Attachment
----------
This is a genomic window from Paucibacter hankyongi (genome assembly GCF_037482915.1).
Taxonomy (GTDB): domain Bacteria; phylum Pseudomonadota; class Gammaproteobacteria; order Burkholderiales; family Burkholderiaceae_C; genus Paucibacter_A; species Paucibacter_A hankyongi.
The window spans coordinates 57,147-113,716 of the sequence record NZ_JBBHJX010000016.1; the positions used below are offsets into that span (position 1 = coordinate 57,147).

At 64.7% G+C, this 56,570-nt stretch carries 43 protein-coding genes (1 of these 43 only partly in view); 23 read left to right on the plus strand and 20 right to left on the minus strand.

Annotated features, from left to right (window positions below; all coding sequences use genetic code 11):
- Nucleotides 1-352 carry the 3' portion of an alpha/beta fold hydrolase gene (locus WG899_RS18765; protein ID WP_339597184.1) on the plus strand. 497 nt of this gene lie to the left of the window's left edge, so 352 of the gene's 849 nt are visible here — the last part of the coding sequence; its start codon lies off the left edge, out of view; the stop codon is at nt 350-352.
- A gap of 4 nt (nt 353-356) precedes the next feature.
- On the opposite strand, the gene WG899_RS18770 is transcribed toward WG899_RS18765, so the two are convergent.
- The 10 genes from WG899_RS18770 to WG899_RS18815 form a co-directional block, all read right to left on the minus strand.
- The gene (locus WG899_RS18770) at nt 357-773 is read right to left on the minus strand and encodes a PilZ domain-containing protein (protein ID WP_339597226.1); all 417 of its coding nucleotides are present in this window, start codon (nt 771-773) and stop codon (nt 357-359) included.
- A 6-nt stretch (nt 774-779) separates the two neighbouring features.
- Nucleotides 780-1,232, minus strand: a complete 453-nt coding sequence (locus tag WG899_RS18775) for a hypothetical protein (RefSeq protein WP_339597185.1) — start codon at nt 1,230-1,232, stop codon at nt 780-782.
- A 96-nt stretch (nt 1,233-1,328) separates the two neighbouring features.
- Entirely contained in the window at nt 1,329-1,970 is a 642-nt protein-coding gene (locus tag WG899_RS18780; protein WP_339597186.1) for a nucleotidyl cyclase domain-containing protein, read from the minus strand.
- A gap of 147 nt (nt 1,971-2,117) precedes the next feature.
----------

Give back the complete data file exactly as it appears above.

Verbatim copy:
This is a genomic window from Paucibacter hankyongi (genome assembly GCF_037482915.1).
Taxonomy (GTDB): domain Bacteria; phylum Pseudomonadota; class Gammaproteobacteria; order Burkholderiales; family Burkholderiaceae_C; genus Paucibacter_A; species Paucibacter_A hankyongi.
The window spans coordinates 57,147-113,716 of the sequence record NZ_JBBHJX010000016.1; the positions used below are offsets into that span (position 1 = coordinate 57,147).

At 64.7% G+C, this 56,570-nt stretch carries 43 protein-coding genes (1 of these 43 only partly in view); 23 read left to right on the plus strand and 20 right to left on the minus strand.

Annotated features, from left to right (window positions below; all coding sequences use genetic code 11):
- Nucleotides 1-352 carry the 3' portion of an alpha/beta fold hydrolase gene (locus WG899_RS18765; protein ID WP_339597184.1) on the plus strand. 497 nt of this gene lie to the left of the window's left edge, so 352 of the gene's 849 nt are visible here — the last part of the coding sequence; its start codon lies off the left edge, out of view; the stop codon is at nt 350-352.
- A gap of 4 nt (nt 353-356) precedes the next feature.
- On the opposite strand, the gene WG899_RS18770 is transcribed toward WG899_RS18765, so the two are convergent.
- The 10 genes from WG899_RS18770 to WG899_RS18815 form a co-directional block, all read right to left on the minus strand.
- The gene (locus WG899_RS18770) at nt 357-773 is read right to left on the minus strand and encodes a PilZ domain-containing protein (protein ID WP_339597226.1); all 417 of its coding nucleotides are present in this window, start codon (nt 771-773) and stop codon (nt 357-359) included.
- A 6-nt stretch (nt 774-779) separates the two neighbouring features.
- Nucleotides 780-1,232, minus strand: a complete 453-nt coding sequence (locus tag WG899_RS18775) for a hypothetical protein (RefSeq protein WP_339597185.1) — start codon at nt 1,230-1,232, stop codon at nt 780-782.
- A 96-nt stretch (nt 1,233-1,328) separates the two neighbouring features.
- Entirely contained in the window at nt 1,329-1,970 is a 642-nt protein-coding gene (locus tag WG899_RS18780; protein WP_339597186.1) for a nucleotidyl cyclase domain-containing protein, read from the minus strand.
- A gap of 147 nt (nt 1,971-2,117) precedes the next feature.